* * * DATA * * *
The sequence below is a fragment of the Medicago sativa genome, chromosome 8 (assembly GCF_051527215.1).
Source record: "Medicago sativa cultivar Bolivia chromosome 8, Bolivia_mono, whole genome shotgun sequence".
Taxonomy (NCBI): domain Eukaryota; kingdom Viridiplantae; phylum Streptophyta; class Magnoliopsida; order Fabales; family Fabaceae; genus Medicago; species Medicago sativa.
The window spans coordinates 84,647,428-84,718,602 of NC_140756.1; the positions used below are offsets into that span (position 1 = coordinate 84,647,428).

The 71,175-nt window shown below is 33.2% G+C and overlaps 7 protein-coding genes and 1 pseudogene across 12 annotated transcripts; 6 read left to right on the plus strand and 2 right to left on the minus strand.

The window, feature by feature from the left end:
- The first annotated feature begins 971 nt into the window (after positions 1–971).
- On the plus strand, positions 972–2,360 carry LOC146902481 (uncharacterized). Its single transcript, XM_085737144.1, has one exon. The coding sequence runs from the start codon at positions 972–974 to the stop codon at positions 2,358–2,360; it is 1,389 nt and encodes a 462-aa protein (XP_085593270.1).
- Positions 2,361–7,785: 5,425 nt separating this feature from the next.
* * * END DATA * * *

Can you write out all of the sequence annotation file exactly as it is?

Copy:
The sequence below is a fragment of the Medicago sativa genome, chromosome 8 (assembly GCF_051527215.1).
Source record: "Medicago sativa cultivar Bolivia chromosome 8, Bolivia_mono, whole genome shotgun sequence".
Taxonomy (NCBI): domain Eukaryota; kingdom Viridiplantae; phylum Streptophyta; class Magnoliopsida; order Fabales; family Fabaceae; genus Medicago; species Medicago sativa.
The window spans coordinates 84,647,428-84,718,602 of NC_140756.1; the positions used below are offsets into that span (position 1 = coordinate 84,647,428).

The 71,175-nt window shown below is 33.2% G+C and overlaps 7 protein-coding genes and 1 pseudogene across 12 annotated transcripts; 6 read left to right on the plus strand and 2 right to left on the minus strand.

The window, feature by feature from the left end:
- The first annotated feature begins 971 nt into the window (after positions 1–971).
- On the plus strand, positions 972–2,360 carry LOC146902481 (uncharacterized). Its single transcript, XM_085737144.1, has one exon. The coding sequence runs from the start codon at positions 972–974 to the stop codon at positions 2,358–2,360; it is 1,389 nt and encodes a 462-aa protein (XP_085593270.1).
- Positions 2,361–7,785: 5,425 nt separating this feature from the next.